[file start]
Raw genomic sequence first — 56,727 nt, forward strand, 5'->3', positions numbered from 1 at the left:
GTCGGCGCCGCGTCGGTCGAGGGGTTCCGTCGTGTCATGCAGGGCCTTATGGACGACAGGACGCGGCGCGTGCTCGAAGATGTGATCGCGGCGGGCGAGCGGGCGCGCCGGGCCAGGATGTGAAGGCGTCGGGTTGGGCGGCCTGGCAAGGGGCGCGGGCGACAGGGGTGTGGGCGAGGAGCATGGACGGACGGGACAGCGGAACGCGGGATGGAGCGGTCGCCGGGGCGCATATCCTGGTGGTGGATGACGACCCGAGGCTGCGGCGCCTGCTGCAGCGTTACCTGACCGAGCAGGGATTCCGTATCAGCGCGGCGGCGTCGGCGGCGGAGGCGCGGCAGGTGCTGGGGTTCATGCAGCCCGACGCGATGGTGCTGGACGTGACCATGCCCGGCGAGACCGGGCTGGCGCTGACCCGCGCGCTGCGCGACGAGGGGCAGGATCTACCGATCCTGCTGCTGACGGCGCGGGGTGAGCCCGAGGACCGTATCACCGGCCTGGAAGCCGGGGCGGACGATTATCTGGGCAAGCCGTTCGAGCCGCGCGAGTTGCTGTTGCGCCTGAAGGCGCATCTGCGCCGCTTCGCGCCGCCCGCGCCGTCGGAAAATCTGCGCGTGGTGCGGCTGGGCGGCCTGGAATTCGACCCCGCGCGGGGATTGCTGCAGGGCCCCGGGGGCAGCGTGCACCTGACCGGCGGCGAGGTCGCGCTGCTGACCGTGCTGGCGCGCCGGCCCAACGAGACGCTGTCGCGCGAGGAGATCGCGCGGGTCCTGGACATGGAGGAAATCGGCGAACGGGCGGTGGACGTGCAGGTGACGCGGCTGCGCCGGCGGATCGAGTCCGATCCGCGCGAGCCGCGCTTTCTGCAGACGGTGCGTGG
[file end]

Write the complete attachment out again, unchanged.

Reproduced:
Raw genomic sequence first — 56,727 nt, forward strand, 5'->3', positions numbered from 1 at the left:
GTCGGCGCCGCGTCGGTCGAGGGGTTCCGTCGTGTCATGCAGGGCCTTATGGACGACAGGACGCGGCGCGTGCTCGAAGATGTGATCGCGGCGGGCGAGCGGGCGCGCCGGGCCAGGATGTGAAGGCGTCGGGTTGGGCGGCCTGGCAAGGGGCGCGGGCGACAGGGGTGTGGGCGAGGAGCATGGACGGACGGGACAGCGGAACGCGGGATGGAGCGGTCGCCGGGGCGCATATCCTGGTGGTGGATGACGACCCGAGGCTGCGGCGCCTGCTGCAGCGTTACCTGACCGAGCAGGGATTCCGTATCAGCGCGGCGGCGTCGGCGGCGGAGGCGCGGCAGGTGCTGGGGTTCATGCAGCCCGACGCGATGGTGCTGGACGTGACCATGCCCGGCGAGACCGGGCTGGCGCTGACCCGCGCGCTGCGCGACGAGGGGCAGGATCTACCGATCCTGCTGCTGACGGCGCGGGGTGAGCCCGAGGACCGTATCACCGGCCTGGAAGCCGGGGCGGACGATTATCTGGGCAAGCCGTTCGAGCCGCGCGAGTTGCTGTTGCGCCTGAAGGCGCATCTGCGCCGCTTCGCGCCGCCCGCGCCGTCGGAAAATCTGCGCGTGGTGCGGCTGGGCGGCCTGGAATTCGACCCCGCGCGGGGATTGCTGCAGGGCCCCGGGGGCAGCGTGCACCTGACCGGCGGCGAGGTCGCGCTGCTGACCGTGCTGGCGCGCCGGCCCAACGAGACGCTGTCGCGCGAGGAGATCGCGCGGGTCCTGGACATGGAGGAAATCGGCGAACGGGCGGTGGACGTGCAGGTGACGCGGCTGCGCCGGCGGATCGAGTCCGATCCGCGCGAGCCGCGCTTTCTGCAGACGGTGCGTGG